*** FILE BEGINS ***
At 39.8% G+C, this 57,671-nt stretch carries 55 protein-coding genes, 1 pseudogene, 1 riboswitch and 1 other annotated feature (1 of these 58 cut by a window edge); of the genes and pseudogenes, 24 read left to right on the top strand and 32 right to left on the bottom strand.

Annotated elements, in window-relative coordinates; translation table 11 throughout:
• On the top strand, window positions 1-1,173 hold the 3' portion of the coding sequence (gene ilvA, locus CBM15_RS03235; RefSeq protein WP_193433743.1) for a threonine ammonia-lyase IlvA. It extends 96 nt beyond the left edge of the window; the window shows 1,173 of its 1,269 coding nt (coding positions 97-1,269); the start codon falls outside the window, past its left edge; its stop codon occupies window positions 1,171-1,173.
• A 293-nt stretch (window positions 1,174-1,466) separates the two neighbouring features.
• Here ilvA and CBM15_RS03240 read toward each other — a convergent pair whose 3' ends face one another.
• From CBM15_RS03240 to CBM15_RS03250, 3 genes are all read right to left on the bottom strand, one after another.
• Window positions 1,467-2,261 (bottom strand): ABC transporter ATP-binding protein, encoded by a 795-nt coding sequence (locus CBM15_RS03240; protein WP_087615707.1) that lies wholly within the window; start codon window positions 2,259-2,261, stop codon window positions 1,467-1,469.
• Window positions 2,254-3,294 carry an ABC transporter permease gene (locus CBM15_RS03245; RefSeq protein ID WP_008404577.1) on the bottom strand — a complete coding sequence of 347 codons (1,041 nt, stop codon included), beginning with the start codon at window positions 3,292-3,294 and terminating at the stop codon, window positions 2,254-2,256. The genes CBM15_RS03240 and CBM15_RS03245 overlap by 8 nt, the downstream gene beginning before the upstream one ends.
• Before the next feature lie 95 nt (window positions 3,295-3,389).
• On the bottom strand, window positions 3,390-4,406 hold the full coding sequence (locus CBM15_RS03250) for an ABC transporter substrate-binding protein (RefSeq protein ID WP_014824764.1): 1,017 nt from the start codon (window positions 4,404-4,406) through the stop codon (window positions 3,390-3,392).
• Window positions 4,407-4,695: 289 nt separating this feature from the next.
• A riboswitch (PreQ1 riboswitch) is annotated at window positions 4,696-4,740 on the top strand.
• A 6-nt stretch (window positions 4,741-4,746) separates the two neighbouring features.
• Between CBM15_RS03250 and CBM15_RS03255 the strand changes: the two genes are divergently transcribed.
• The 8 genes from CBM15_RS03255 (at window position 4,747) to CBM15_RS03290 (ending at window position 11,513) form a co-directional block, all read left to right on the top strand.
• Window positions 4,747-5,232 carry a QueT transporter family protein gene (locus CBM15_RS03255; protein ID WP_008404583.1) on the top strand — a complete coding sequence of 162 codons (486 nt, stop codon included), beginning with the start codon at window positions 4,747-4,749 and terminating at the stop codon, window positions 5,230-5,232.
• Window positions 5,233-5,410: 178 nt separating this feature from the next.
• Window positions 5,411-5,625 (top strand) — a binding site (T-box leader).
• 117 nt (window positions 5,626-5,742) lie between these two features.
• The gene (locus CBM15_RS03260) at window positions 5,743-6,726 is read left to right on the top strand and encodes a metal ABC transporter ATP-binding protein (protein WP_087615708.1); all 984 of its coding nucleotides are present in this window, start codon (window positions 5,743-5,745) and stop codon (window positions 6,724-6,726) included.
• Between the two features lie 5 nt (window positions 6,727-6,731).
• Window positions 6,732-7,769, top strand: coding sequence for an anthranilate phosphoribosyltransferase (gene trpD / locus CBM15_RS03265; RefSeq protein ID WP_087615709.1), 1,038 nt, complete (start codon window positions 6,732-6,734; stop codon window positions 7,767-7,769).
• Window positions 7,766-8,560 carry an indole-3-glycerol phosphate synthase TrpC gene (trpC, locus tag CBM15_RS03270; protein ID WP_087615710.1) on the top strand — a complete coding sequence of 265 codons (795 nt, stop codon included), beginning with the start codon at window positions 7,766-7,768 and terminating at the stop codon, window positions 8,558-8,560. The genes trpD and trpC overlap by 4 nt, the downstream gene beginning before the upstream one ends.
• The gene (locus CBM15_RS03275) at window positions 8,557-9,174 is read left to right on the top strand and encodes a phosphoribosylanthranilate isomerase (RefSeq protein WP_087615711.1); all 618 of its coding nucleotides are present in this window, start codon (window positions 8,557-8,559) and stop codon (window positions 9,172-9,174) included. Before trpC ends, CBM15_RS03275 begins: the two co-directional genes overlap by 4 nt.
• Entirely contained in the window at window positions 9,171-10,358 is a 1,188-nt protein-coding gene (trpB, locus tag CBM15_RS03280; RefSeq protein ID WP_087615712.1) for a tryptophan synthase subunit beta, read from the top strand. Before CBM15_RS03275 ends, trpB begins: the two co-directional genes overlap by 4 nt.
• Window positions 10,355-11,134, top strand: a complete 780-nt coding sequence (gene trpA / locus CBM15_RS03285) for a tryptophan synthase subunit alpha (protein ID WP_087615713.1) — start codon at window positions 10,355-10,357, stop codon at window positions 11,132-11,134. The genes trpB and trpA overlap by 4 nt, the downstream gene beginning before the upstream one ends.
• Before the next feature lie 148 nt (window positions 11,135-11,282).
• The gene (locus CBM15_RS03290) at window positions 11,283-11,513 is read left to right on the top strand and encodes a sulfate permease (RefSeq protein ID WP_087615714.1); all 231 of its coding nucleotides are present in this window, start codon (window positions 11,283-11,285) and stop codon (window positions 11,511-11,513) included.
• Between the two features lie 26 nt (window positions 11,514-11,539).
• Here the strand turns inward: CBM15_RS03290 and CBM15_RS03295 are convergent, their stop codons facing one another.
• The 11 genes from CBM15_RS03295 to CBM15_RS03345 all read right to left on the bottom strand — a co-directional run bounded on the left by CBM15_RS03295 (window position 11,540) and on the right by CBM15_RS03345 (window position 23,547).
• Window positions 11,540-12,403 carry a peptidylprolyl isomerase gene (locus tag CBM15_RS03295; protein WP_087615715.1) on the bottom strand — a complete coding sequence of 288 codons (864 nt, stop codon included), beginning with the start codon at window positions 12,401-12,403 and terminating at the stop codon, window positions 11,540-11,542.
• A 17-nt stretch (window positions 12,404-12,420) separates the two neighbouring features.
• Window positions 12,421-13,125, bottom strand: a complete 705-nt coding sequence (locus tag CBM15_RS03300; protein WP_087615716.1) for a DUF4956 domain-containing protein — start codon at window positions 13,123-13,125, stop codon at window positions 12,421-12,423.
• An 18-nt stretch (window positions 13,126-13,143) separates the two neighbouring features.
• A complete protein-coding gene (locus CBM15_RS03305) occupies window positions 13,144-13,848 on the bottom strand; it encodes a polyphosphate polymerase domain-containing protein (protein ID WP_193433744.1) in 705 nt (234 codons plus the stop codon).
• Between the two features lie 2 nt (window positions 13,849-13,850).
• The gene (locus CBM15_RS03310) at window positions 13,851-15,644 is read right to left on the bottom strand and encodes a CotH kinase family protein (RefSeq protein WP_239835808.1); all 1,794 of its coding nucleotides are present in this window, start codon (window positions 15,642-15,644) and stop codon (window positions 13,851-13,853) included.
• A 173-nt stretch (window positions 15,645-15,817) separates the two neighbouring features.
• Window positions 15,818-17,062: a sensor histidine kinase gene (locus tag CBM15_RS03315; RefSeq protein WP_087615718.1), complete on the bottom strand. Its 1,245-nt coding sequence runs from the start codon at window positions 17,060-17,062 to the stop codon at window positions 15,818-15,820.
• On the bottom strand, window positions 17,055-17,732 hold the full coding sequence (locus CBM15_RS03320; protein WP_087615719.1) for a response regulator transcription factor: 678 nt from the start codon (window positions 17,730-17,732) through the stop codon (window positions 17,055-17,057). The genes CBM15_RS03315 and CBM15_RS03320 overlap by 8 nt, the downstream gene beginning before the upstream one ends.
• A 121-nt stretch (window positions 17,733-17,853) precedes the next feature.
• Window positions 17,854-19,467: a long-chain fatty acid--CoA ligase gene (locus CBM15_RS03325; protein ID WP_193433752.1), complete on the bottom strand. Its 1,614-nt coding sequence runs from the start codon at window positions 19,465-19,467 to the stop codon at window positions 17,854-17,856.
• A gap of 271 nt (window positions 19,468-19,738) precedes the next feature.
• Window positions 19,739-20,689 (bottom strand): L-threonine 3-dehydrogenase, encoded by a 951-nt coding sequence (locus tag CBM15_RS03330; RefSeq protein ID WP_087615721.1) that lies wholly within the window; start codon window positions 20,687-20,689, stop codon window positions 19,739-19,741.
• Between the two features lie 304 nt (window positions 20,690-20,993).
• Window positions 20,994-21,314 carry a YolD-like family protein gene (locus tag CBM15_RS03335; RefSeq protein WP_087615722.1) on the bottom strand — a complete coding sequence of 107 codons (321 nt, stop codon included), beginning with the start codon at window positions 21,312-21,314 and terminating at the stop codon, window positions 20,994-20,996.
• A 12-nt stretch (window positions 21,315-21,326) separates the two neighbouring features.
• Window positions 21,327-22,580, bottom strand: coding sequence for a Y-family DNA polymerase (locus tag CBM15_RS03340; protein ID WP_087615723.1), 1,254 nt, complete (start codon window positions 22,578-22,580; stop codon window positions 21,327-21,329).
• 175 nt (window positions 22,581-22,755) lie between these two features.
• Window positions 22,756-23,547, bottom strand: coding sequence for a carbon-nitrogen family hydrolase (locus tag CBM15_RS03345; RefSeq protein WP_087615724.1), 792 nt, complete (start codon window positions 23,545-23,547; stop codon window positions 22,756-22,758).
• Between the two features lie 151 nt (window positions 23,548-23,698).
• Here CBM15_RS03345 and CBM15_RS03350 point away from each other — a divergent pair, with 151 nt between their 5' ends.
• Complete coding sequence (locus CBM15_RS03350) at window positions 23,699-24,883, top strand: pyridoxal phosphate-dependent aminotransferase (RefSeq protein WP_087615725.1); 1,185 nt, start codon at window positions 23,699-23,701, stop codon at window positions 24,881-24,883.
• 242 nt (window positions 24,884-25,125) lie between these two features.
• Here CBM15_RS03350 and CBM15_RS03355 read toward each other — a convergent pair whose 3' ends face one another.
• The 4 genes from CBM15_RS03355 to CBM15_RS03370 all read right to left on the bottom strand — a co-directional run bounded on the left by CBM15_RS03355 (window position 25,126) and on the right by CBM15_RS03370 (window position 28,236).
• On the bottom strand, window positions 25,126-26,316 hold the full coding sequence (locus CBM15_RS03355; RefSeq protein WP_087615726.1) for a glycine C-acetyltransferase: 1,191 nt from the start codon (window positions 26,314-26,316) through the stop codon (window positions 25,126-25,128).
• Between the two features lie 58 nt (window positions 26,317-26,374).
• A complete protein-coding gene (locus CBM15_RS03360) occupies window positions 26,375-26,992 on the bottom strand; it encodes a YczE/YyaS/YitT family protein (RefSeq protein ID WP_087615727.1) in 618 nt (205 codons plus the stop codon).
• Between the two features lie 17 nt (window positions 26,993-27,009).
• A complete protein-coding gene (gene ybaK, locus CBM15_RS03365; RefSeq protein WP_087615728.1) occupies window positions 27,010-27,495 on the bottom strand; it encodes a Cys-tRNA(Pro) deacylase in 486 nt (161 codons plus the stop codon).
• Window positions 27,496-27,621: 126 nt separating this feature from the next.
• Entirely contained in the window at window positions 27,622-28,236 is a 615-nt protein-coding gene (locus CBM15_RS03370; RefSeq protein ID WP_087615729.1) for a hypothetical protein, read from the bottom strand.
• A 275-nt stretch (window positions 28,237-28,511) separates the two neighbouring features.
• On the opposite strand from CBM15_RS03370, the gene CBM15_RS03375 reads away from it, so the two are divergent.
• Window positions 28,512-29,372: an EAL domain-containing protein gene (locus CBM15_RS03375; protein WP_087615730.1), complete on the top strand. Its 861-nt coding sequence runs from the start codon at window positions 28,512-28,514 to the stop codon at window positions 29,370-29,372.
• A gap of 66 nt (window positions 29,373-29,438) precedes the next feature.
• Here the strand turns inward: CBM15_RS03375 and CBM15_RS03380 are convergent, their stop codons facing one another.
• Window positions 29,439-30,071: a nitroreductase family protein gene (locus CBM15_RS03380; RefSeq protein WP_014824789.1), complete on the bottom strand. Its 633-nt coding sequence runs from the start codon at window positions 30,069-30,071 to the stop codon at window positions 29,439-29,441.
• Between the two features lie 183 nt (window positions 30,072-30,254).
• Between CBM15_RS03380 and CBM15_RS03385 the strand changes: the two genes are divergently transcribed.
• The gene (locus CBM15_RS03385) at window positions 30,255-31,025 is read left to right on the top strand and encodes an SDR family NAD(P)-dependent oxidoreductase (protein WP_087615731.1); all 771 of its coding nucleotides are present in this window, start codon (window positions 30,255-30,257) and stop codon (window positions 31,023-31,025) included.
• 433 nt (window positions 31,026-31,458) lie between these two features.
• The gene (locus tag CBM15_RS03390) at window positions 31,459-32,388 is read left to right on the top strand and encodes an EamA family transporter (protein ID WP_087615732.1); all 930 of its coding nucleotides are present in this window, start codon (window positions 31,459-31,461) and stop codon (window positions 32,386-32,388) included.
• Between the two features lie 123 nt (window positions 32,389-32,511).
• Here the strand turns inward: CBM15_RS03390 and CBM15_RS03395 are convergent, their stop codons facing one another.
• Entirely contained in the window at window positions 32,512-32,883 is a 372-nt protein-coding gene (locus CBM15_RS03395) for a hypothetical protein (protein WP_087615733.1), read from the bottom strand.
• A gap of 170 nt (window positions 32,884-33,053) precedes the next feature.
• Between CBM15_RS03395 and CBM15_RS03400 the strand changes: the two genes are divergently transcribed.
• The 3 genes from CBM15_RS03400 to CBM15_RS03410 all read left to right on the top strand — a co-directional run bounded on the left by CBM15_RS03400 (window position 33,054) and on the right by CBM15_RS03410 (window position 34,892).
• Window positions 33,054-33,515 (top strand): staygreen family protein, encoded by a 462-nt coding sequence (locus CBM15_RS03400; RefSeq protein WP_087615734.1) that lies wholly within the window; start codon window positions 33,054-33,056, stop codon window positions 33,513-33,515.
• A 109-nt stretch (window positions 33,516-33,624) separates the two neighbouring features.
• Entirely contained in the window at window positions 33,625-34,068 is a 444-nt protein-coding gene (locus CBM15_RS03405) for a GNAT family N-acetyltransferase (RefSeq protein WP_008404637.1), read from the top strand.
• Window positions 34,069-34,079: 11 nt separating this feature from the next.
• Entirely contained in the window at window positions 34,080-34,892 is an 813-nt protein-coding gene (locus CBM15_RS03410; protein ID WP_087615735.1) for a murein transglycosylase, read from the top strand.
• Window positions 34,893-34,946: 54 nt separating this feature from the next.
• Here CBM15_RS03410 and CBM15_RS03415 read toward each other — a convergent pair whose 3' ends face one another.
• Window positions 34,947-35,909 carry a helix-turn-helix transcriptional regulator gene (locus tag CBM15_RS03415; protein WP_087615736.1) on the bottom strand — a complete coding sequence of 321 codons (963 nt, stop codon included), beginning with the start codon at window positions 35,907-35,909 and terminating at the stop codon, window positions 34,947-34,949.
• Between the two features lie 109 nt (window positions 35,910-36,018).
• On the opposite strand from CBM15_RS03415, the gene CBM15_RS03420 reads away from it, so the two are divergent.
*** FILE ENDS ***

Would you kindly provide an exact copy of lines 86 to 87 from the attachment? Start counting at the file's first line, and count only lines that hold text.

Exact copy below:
• Entirely contained in the window at window positions 34,080-34,892 is an 813-nt protein-coding gene (locus CBM15_RS03410; protein ID WP_087615735.1) for a murein transglycosylase, read from the top strand.
• Window positions 34,893-34,946: 54 nt separating this feature from the next.